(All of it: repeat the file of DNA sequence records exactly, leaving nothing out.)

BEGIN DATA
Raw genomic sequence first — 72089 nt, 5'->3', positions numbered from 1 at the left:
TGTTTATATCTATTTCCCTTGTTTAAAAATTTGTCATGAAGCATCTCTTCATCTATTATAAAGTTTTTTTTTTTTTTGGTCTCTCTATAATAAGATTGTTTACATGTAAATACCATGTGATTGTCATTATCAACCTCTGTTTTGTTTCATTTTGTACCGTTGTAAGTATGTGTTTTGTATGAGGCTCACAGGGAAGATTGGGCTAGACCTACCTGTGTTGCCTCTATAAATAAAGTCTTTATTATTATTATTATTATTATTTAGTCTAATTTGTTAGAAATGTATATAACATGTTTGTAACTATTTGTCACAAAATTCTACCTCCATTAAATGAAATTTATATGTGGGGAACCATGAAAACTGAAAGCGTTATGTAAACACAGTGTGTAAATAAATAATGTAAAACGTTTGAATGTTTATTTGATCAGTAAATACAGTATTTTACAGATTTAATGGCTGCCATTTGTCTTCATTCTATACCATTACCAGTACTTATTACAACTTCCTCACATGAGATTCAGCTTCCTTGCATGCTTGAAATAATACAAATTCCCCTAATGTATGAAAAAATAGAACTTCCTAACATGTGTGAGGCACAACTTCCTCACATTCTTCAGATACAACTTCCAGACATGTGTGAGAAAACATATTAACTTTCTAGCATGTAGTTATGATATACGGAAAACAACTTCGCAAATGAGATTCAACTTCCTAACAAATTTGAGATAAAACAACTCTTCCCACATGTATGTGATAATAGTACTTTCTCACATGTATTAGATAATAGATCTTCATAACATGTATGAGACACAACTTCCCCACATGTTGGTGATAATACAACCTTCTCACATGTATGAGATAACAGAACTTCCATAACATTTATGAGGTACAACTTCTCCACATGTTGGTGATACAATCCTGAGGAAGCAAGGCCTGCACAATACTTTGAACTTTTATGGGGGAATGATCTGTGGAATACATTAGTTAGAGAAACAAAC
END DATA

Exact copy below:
Raw genomic sequence first — 72089 nt, 5'->3', positions numbered from 1 at the left:
TGTTTATATCTATTTCCCTTGTTTAAAAATTTGTCATGAAGCATCTCTTCATCTATTATAAAGTTTTTTTTTTTTTTGGTCTCTCTATAATAAGATTGTTTACATGTAAATACCATGTGATTGTCATTATCAACCTCTGTTTTGTTTCATTTTGTACCGTTGTAAGTATGTGTTTTGTATGAGGCTCACAGGGAAGATTGGGCTAGACCTACCTGTGTTGCCTCTATAAATAAAGTCTTTATTATTATTATTATTATTATTTAGTCTAATTTGTTAGAAATGTATATAACATGTTTGTAACTATTTGTCACAAAATTCTACCTCCATTAAATGAAATTTATATGTGGGGAACCATGAAAACTGAAAGCGTTATGTAAACACAGTGTGTAAATAAATAATGTAAAACGTTTGAATGTTTATTTGATCAGTAAATACAGTATTTTACAGATTTAATGGCTGCCATTTGTCTTCATTCTATACCATTACCAGTACTTATTACAACTTCCTCACATGAGATTCAGCTTCCTTGCATGCTTGAAATAATACAAATTCCCCTAATGTATGAAAAAATAGAACTTCCTAACATGTGTGAGGCACAACTTCCTCACATTCTTCAGATACAACTTCCAGACATGTGTGAGAAAACATATTAACTTTCTAGCATGTAGTTATGATATACGGAAAACAACTTCGCAAATGAGATTCAACTTCCTAACAAATTTGAGATAAAACAACTCTTCCCACATGTATGTGATAATAGTACTTTCTCACATGTATTAGATAATAGATCTTCATAACATGTATGAGACACAACTTCCCCACATGTTGGTGATAATACAACCTTCTCACATGTATGAGATAACAGAACTTCCATAACATTTATGAGGTACAACTTCTCCACATGTTGGTGATACAATCCTGAGGAAGCAAGGCCTGCACAATACTTTGAACTTTTATGGGGGAATGATCTGTGGAATACATTAGTTAGAGAAACAAAC